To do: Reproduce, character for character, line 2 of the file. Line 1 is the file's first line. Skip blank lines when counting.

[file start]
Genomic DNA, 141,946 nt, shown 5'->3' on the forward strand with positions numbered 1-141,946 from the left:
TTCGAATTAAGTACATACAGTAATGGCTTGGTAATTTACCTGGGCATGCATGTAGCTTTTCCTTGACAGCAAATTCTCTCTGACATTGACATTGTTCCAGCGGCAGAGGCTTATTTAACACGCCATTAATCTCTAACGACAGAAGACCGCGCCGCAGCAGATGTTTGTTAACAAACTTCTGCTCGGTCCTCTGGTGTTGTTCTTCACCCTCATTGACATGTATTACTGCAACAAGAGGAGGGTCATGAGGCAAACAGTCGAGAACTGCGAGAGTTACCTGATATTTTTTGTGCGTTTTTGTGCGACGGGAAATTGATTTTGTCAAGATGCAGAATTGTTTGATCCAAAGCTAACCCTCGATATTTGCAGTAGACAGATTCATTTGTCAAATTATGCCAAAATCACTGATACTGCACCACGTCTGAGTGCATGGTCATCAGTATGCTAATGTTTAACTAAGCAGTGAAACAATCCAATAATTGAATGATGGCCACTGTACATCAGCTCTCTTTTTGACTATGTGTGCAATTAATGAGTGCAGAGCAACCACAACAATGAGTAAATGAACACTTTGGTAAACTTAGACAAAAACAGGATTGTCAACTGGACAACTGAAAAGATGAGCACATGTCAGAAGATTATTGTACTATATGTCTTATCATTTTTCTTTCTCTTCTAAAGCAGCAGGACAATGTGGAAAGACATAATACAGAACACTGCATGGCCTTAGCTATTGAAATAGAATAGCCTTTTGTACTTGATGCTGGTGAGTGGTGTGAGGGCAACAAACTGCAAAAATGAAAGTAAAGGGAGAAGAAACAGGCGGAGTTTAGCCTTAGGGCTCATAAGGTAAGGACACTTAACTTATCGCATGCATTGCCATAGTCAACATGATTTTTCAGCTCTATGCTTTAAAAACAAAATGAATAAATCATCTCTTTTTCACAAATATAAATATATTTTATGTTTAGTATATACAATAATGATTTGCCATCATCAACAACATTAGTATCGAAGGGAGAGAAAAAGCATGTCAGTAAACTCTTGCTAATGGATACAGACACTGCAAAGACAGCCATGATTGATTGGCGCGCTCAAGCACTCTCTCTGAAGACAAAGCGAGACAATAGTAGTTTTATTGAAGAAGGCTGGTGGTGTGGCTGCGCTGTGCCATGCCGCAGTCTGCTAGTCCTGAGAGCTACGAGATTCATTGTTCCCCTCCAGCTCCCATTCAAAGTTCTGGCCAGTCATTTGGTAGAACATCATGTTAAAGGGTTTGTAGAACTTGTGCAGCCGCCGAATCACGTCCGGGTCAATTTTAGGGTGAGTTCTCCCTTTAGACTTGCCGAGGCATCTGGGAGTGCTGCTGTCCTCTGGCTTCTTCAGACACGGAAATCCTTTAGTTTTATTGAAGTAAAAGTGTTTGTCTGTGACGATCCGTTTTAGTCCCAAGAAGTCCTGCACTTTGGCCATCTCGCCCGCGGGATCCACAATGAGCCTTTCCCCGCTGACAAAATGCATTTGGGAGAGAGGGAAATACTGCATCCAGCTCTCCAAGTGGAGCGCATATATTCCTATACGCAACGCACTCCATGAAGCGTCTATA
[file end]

TTCGAATTAAGTACATACAGTAATGGCTTGGTAATTTACCTGGGCATGCATGTAGCTTTTCCTTGACAGCAAATTCTCTCTGACATTGACATTGTTCCAGCGGCAGAGGCTTATTTAACACGCCATTAATCTCTAACGACAGAAGACCGCGCCGCAGCAGATGTTTGTTAACAAACTTCTGCTCGGTCCTCTGGTGTTGTTCTTCACCCTCATTGACATGTATTACTGCAACAAGAGGAGGGTCATGAGGCAAACAGTCGAGAACTGCGAGAGTTACCTGATATTTTTTGTGCGTTTTTGTGCGACGGGAAATTGATTTTGTCAAGATGCAGAATTGTTTGATCCAAAGCTAACCCTCGATATTTGCAGTAGACAGATTCATTTGTCAAATTATGCCAAAATCACTGATACTGCACCACGTCTGAGTGCATGGTCATCAGTATGCTAATGTTTAACTAAGCAGTGAAACAATCCAATAATTGAATGATGGCCACTGTACATCAGCTCTCTTTTTGACTATGTGTGCAATTAATGAGTGCAGAGCAACCACAACAATGAGTAAATGAACACTTTGGTAAACTTAGACAAAAACAGGATTGTCAACTGGACAACTGAAAAGATGAGCACATGTCAGAAGATTATTGTACTATATGTCTTATCATTTTTCTTTCTCTTCTAAAGCAGCAGGACAATGTGGAAAGACATAATACAGAACACTGCATGGCCTTAGCTATTGAAATAGAATAGCCTTTTGTACTTGATGCTGGTGAGTGGTGTGAGGGCAACAAACTGCAAAAATGAAAGTAAAGGGAGAAGAAACAGGCGGAGTTTAGCCTTAGGGCTCATAAGGTAAGGACACTTAACTTATCGCATGCATTGCCATAGTCAACATGATTTTTCAGCTCTATGCTTTAAAAACAAAATGAATAAATCATCTCTTTTTCACAAATATAAATATATTTTATGTTTAGTATATACAATAATGATTTGCCATCATCAACAACATTAGTATCGAAGGGAGAGAAAAAGCATGTCAGTAAACTCTTGCTAATGGATACAGACACTGCAAAGACAGCCATGATTGATTGGCGCGCTCAAGCACTCTCTCTGAAGACAAAGCGAGACAATAGTAGTTTTATTGAAGAAGGCTGGTGGTGTGGCTGCGCTGTGCCATGCCGCAGTCTGCTAGTCCTGAGAGCTACGAGATTCATTGTTCCCCTCCAGCTCCCATTCAAAGTTCTGGCCAGTCATTTGGTAGAACATCATGTTAAAGGGTTTGTAGAACTTGTGCAGCCGCCGAATCACGTCCGGGTCAATTTTAGGGTGAGTTCTCCCTTTAGACTTGCCGAGGCATCTGGGAGTGCTGCTGTCCTCTGGCTTCTTCAGACACGGAAATCCTTTAGTTTTATTGAAGTAAAAGTGTTTGTCTGTGACGATCCGTTTTAGTCCCAAGAAGTCCTGCACTTTGGCCATCTCGCCCGCGGGATCCACAATGAGCCTTTCCCCGCTGACAAAATGCATTTGGGAGAGAGGGAAATACTGCATCCAGCTCTCCAAGTGGAGCGCATATATTCCTATACGCAACGCACTCCATGAAGCGTCTATA